Friends, remember this vintage Cerruti silk twill tie I bought at the Salvation Army last week to make a belt with? Well I made it!
It wasn't very hard and didn't take very long. I might even do it again someday.
After taking the tie apart, I pressed my silk flat with lots of
steam. I even sprayed water directly onto the silk with a spray bottle
and the silk handled it just fine.
I knew I'd be using grosgrain ribbon as interfacing, and since the ribbon measured 1 1/2" wide, I cut my silk strip roughly 3 1/2" wide. (The seam allowance doesn't need to be wide, and since my silk tie, at its narrowest, was just over 3" wide, this was a good thing.) I used my rotary cutter and some weights to keep the silk stable.
I then folded my silk strip in half lengthwise and stitched it, right sides together, along the outer edge. Rather than worry about seam allowances, I made sure my folded strip always measured 1 1/2" -- the exact width of the ribbon. I used regular poly thread and a medium stitch length.
Next, I turned my long silk tube right side out with the help of a smooth metal chopstick.
Then I pulled my grosgrain ribbon through. While one layer suffices, two is sturdier.
I shifted my seam to sit at the bottom edge of the belt -- a center seam would show since the side toward your body is turned outward once you pull your belt through the D-rings to tighten it.
With my iron, I pressed it all flat. The silk fits snugly around the grosgrain ribbon.
I stitched my D-rings to one end -- tight is better so they don't shift.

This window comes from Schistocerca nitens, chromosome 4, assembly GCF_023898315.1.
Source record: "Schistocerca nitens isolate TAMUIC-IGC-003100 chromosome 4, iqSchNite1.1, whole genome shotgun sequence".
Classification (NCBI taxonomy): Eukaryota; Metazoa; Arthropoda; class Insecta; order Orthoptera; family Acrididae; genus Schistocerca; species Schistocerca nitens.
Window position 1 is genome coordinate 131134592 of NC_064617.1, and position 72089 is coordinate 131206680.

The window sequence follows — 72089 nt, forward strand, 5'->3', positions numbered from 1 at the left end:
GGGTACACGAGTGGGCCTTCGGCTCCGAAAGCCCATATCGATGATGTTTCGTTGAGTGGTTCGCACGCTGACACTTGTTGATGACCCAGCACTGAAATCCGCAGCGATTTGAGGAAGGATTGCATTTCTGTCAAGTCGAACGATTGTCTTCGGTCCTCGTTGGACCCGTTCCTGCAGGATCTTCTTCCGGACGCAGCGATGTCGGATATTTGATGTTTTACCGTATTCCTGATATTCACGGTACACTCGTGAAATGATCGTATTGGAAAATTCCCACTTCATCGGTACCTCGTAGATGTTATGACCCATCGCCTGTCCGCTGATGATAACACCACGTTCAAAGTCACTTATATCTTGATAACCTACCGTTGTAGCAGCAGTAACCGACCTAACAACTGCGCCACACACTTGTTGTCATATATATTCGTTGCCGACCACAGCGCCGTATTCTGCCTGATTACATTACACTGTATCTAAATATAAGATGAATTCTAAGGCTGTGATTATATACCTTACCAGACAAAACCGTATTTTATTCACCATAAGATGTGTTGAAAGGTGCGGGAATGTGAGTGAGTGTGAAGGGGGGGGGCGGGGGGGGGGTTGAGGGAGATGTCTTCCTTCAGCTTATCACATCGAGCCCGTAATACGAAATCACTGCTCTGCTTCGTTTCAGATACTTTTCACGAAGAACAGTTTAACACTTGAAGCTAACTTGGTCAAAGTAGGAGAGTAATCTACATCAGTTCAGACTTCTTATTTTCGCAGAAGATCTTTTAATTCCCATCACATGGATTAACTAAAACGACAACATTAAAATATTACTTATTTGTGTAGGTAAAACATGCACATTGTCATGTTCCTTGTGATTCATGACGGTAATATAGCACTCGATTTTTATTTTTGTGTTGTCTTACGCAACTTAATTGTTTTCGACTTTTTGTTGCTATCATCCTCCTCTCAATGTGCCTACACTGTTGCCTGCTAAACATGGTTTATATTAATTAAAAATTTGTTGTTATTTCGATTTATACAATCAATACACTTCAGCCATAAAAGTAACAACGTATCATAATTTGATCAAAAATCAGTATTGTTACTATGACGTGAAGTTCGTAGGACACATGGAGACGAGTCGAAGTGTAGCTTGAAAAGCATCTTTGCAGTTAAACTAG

I finished the other end by trimming about 1/2" off the grosgrain ribbon at the open end, turning the silk edges to the inside, and then sticking a bit of fusible web into the edge and sealing it with a hot iron. (I was careful aways to keep my iron at the low silk setting.) This is a better looking finish than stitches, imo.
And voila -- a tie belt!
You'll see me wearing it tomorrow when I model my coffee ice cream-colored shirt and blue twill pants.
Here's a peek of the near-finished pants.
And that's it!
I was afraid, due to today's flood warnings, that I'd have to model my outfit under an umbrella (or on stilts), but luckily things cleared up after lunch. My work is done -- except for entering my projects in the Pattern Review menswear contest (deadline is Thursday).
I'm a native New Yorker and self-taught sewing fanatic! I started sewing in 2009 and today make all my own clothes using mostly vintage patterns and vintage sewing machines. Welcome to the warm and whimsical world of Male Pattern Boldness, where the conversation is sewing, style, fashion, fabric, and more!